Artist Marion Wassenaar and scientist Tanya Major explored the effects caused by gout arthritis by creating an interesting piece of art called Ties that Bind. An increasing number of (mainly) New Zealand Maori and Pacific Island men are affected, with South Auckland now regarded as “the gout capital of the world”.
People with gout arthritis must deal with the physical pain and disability of gout attacks, whilst also being confronted with feelings of self-blame and shame for their gout diagnosis, which is reinforced by the lack of understanding from the public, who see gout as an easily avoidable condition associated with an indulgent lifestyle.
To highlight the issue of gout in our society, an art and genetics collaborative project in 2017 was an opportunity to engage with the community in a new, creative way and spread the message that gout arthritis is a genetic disease that can be treated.
Tanya’s role in the Merriman Laboratory (Department of Biochemistry) at the University of Otago is to help identify the specific genes that are associated with gout arthritis and share these findings with patients and the general public. Tanya’s aim is to understand how these genes cause gout arthritis, and how they might change a person’s symptoms or response to treatment, with the goal of improving the lives of people with gout arthritis.
Marion is an artist and lecturer at Otago Polytechnic’s Dunedin School of Art and teamed up with Tanya for the art and genetics project.
The artwork, Ties That Bind, addresses the notion of alienation stemming from the lack of understanding about gout that reflects a sympathetic and personal response to the research.
History of gout arthritis
Gout is a form of arthritis caused by a high concentration of urate in the blood. It is an ancient disease. The medical notes of Hippocrates (400 BC) described gout as a severely painful disease, which medicine had no hope of curing. His notes also mentioned the tendency for gout to affect only wealthy men, who had access to large amounts of rich food or alcohol, and that attacks often struck after a period of over-indulgence. By the sixteenth century gout had become firmly associated with riches and subsequently became known as the “disease of lords and lord of diseases.”
The present-day notion of gout arthritis reflects the idea that it is caused by overindulging in food or alcohol. This perception has led to a common feeling amongst patients that they should be ashamed of, or are being blamed for, their condition.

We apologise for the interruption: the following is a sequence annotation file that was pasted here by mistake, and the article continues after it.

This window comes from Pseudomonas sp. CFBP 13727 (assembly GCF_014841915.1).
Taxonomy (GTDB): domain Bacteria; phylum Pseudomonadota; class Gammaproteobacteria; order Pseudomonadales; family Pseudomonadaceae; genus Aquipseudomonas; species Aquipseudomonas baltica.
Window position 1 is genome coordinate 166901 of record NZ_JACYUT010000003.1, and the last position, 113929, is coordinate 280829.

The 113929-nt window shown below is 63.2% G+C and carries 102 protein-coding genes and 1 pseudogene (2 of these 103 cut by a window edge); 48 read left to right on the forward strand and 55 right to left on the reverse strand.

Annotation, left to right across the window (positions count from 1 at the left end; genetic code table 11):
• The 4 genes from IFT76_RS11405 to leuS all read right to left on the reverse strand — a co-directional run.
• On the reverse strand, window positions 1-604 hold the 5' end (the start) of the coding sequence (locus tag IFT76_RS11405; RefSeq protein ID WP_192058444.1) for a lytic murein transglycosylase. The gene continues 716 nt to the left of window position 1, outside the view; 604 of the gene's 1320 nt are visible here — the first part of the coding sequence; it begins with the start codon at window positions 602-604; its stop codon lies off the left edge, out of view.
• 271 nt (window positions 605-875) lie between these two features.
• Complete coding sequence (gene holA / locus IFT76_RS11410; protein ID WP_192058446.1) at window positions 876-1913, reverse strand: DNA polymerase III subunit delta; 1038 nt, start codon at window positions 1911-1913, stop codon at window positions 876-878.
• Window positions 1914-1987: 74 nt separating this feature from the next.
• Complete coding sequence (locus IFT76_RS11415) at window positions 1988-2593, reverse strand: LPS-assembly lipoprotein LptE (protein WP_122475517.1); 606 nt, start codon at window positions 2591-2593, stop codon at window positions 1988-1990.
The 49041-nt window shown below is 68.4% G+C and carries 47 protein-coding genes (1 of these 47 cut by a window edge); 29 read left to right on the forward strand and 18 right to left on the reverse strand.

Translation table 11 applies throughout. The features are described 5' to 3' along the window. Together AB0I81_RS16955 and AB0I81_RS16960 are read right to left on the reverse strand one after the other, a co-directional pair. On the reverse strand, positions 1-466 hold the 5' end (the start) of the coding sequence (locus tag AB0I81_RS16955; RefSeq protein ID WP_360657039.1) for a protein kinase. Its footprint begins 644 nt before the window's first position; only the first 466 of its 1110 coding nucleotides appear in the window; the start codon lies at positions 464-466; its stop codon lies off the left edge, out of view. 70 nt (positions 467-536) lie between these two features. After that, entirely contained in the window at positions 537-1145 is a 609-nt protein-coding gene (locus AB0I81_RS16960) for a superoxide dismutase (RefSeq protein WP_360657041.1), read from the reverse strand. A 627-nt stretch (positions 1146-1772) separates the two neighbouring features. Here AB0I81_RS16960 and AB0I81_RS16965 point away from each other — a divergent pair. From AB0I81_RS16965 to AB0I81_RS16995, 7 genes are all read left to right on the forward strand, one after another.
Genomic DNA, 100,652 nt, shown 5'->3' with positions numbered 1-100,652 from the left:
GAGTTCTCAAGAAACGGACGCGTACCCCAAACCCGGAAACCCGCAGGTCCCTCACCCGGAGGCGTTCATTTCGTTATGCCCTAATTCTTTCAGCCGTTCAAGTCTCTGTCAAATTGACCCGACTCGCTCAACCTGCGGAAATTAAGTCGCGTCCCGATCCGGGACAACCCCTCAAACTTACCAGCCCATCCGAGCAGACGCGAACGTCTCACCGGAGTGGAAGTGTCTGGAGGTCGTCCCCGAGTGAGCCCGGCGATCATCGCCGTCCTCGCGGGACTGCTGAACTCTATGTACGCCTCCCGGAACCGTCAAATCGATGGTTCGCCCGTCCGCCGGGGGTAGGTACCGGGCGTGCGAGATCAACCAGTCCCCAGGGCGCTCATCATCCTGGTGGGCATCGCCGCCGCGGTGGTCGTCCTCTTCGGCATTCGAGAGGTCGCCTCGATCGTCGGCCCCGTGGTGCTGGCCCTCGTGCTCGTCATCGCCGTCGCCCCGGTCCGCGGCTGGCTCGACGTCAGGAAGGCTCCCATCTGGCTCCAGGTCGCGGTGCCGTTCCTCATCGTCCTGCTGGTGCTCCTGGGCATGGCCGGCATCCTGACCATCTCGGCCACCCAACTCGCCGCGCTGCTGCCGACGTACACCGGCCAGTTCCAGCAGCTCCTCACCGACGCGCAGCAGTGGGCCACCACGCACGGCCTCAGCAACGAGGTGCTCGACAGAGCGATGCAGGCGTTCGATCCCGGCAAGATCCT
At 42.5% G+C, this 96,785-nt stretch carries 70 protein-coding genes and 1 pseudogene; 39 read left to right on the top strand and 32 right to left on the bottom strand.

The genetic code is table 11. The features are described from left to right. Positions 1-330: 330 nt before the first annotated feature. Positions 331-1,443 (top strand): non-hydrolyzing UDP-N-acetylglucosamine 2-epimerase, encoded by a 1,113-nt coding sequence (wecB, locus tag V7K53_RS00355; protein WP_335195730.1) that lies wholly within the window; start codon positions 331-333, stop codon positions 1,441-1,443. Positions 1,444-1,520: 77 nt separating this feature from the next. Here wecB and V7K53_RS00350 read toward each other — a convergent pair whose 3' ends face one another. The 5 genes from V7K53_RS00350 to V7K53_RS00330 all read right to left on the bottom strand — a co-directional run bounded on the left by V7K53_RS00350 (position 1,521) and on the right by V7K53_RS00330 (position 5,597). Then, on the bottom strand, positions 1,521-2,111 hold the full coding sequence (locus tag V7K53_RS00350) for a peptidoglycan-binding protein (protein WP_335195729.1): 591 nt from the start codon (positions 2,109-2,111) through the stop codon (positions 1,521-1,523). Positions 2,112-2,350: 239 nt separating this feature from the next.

It’s in your genes
Gout arthritis is an inherited condition, which is primarily caused by a person’s genetic make-up. Someone with a family history of gout is twice as likely to develop gout compared to someone with no family history of gout arthritis. Researchers such as Tanya are keen to dispel the negative stereotype of gout and to raise awareness of the uncontrollable genetic factors that contribute to gout, along with spreading the message that gout arthritis is treatable.
The research undertaken by Tanya and her colleagues in the laboratory has come a long way in recent years in identifying the specific genes that are associated with gout and in sharing these findings with gout patients and the general public. Tanya’s research focuses on searching all of a person’s genes / DNA data from over 2000 Māori / Pacific Island people and over 2000 European people from Aotearoa, New Zealand, to find more genes that influence gout arthritis. Her aim is to understand how these genes cause it, and how they might change a person’s symptoms or response to treatment.
The art and genetics project
Ties That Bind consists of four framed works which layer glass and transparent screen-printed images. Marion also produced giveaway printed posters which conveyed the message “GOUT IS IN YOUR GENES. Why DON’T we talk about it… why don’t WE talk about it,” to raise awareness of the causes and treatment options and reduce the burden it places on clients, their families, and communities in New Zealand.
Ties That Bind symbolises that while family ties are present within the repeating pattern of clasped hands between parent and child depicted in the background layer, alienation is expressed through repetition, layering, and separation, with the interruption of a crowd scene fractured within the work. Three layers of glass in each of the four framed works provide a surface in which to build up transparent screen-printed images of the crowd and the ominous gouty hand. The crowd scene conveys the potential for anyone to inherit the gout genes. Another screen-printed layer on the works illustrates the way large amounts of data are analysed by Tanya in her research.
This project allowed the use of art as a medium to spark conversation about gout and the artwork inspires sympathy and understanding.
Tanya Major is a postdoctoral fellow in the Merriman Research Group, studying the genetics of gout arthritis and related diseases.
Marion Wassenaar is an artist and lectures in the Print Studio at the Dunedin School of Art.